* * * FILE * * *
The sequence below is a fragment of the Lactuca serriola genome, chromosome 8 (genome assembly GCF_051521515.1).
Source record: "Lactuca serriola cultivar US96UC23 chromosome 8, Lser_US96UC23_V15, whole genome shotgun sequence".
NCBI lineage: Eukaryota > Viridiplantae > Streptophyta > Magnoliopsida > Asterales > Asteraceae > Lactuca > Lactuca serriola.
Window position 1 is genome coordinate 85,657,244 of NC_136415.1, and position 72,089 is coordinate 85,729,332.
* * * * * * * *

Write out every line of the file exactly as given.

The sequence below is a fragment of the Lactuca serriola genome, chromosome 8 (genome assembly GCF_051521515.1).
Source record: "Lactuca serriola cultivar US96UC23 chromosome 8, Lser_US96UC23_V15, whole genome shotgun sequence".
NCBI lineage: Eukaryota > Viridiplantae > Streptophyta > Magnoliopsida > Asterales > Asteraceae > Lactuca > Lactuca serriola.
Window position 1 is genome coordinate 85,657,244 of NC_136415.1, and position 72,089 is coordinate 85,729,332.